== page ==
Whenever most power supply companies plan a new overhead line there is a tendency to start with a set of ‘givens’. These include the tower types and conductor configurations typically used for that voltage class, the usual insulation applied for the line’s service environment, normal right-of-way requirements, etc. However, in developing Wintrack, its transmission line design of the future, the grid operator in Holland broke with this paradigm. Instead, engineers in that country began not with any givens but instead only with a set of objectives that had to be met. This approach allowed them far broader latitude in terms of possible design options. In 2013, INMR travelled to an area near the country’s capital, The Hague, to report on the visually striking 380 kV line that was the outcome of this process.
As Europe’s most densely populated country, the Netherlands is a place where expanses of unused land are rare. In such an environment overhead transmission lines are not only unwelcome from a visual perspective but are also subject to close scrutiny in terms of how they might affect the health of those nearby. Indeed, based on epidemiological studies of people living near power lines in Sweden and the U.S., Dutch authorities advise avoiding long-term exposure of children to magnetic fields higher than 0.4 microTesla.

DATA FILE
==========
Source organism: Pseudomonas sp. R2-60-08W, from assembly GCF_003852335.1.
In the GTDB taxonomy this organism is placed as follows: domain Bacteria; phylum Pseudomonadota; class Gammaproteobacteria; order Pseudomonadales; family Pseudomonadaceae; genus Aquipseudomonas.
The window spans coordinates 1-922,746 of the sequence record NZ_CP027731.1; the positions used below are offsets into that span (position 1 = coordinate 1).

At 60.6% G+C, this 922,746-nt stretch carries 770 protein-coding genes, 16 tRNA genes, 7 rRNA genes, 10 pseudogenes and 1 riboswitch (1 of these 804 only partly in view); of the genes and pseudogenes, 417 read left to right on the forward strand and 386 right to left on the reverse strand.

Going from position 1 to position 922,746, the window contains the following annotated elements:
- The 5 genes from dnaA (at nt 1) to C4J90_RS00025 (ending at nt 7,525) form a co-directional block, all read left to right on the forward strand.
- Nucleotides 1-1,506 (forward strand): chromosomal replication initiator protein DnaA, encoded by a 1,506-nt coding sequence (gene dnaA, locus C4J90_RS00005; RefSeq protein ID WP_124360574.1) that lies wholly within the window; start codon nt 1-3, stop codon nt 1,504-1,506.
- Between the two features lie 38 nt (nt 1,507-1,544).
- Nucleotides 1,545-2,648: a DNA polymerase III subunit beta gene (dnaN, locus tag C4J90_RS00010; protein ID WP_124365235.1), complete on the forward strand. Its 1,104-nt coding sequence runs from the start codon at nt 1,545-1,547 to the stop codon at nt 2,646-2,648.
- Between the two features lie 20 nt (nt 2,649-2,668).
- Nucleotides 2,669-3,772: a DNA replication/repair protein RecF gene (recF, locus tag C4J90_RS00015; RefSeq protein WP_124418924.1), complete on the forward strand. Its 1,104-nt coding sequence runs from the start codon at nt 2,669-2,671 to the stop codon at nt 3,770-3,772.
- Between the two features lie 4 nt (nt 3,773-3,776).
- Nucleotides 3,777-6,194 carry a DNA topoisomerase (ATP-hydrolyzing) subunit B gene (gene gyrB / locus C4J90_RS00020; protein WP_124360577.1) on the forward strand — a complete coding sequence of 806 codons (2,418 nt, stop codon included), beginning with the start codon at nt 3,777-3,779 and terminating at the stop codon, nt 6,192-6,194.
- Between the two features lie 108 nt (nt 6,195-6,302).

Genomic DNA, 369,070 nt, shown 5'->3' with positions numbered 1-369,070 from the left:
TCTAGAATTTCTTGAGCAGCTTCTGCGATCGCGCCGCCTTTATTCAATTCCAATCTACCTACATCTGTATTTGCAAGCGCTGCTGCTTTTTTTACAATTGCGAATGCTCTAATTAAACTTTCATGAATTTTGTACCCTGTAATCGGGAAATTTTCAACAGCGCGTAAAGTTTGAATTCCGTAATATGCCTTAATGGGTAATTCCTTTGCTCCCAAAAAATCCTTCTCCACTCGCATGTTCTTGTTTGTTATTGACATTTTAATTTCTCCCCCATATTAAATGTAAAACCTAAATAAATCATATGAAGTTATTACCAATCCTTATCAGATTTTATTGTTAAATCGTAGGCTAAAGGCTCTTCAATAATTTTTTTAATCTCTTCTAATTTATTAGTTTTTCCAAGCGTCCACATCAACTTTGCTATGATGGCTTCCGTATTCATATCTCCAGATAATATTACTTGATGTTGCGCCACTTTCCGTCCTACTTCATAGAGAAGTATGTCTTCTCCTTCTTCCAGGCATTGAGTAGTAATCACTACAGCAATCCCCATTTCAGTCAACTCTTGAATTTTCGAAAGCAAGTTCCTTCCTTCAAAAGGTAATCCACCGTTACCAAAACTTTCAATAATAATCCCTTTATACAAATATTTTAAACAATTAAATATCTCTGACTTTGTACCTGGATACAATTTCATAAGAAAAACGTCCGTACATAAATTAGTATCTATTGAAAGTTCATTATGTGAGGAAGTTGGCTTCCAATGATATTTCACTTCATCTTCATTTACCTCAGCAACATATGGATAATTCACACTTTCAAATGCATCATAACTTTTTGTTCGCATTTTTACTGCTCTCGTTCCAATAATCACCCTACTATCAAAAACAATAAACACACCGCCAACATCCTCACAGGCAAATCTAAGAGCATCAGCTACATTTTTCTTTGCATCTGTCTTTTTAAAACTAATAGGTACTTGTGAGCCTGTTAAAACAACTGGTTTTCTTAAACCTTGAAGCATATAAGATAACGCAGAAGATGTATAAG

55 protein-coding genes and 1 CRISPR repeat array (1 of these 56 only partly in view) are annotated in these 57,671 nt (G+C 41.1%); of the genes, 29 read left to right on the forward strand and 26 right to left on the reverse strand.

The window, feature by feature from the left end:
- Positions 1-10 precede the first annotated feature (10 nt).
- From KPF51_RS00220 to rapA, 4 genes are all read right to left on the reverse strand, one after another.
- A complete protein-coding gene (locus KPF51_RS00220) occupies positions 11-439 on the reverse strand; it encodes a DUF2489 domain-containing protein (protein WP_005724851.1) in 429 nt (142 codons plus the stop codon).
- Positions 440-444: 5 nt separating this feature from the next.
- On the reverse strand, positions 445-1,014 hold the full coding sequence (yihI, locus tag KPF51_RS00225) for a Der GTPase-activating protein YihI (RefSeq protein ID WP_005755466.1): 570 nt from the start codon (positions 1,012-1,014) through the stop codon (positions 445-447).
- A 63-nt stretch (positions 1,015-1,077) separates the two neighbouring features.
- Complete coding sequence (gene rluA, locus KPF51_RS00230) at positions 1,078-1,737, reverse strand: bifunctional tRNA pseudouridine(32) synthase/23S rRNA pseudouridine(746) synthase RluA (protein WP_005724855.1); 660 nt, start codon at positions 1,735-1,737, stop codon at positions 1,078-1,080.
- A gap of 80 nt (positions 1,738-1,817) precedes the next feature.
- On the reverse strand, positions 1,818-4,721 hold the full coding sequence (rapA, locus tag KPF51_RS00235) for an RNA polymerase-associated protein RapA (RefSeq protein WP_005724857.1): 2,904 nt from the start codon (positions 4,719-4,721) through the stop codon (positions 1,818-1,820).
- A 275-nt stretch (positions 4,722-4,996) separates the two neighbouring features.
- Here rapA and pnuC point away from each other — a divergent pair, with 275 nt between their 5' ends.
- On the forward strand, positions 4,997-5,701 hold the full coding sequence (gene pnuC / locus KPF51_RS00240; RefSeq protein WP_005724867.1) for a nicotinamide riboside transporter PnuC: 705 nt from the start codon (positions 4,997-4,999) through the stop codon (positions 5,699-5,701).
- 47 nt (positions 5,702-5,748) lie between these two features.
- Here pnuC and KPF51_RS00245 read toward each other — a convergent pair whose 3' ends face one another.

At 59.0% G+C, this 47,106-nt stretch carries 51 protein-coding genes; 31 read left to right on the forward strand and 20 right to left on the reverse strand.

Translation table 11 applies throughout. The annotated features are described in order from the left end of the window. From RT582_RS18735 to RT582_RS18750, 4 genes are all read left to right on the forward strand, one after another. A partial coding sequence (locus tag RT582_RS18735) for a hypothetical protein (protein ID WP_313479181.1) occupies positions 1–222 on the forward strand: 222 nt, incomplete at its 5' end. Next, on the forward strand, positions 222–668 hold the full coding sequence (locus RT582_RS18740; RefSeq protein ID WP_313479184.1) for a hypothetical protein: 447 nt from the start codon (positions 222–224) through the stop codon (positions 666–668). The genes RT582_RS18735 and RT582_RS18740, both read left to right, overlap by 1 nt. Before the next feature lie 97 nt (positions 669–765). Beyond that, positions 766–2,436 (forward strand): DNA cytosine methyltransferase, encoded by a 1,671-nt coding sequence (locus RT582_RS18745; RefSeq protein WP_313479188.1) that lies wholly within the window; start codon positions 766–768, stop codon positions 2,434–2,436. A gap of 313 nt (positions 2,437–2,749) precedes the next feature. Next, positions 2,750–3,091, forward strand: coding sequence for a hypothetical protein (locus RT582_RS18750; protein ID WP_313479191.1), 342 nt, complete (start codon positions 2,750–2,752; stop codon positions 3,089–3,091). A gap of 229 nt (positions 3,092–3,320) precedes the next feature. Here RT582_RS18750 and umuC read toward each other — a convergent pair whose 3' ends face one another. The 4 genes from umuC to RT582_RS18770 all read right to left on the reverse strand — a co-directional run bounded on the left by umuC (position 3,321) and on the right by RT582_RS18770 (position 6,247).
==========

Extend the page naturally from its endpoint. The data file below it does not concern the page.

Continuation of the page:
To meet such stringent requirements, power line corridors for traditional HV transmission projects would normally have to be some 300 m wide, meaning major obstacles given the dense infrastructure and public perception of overhead lines.
It was with these types of constraints in mind that engineers at TenneT, the country’s grid operator, embarked on an ambitious project in 2007 to apply a concept for new 380 kV lines based on steel poles and braced line post insulators in place of conventional lattice tower designs. Said Gerrit Boudewijn, TenneT’s Project Manger, “key considerations from the outset were low visual impact as well as reduced magnetic field in order to significantly reduce the line’s required corridor. And to achieve the first goal, we departed from past practices by bringing in the services of a team of architects.”
The engineering work to propose a groundbreaking design – christened Wintrack – that would meet all the required goals was then awarded in a public tender won by Kema Lab’s Energy & Sustainability Division. Peter Kolmeijer was the Account Manager who took charge of the work and subsequently became involved in almost every facet of Wintrack’s subsequent development. According to Kolmeijer, whose background was with a large European transmission line contractor, one of TenneT’s main requirements, apart from demonstrating competence in line design, was being able to work in conjunction with the appointed architects, something he remarks is still unusual when it comes to most power line projects.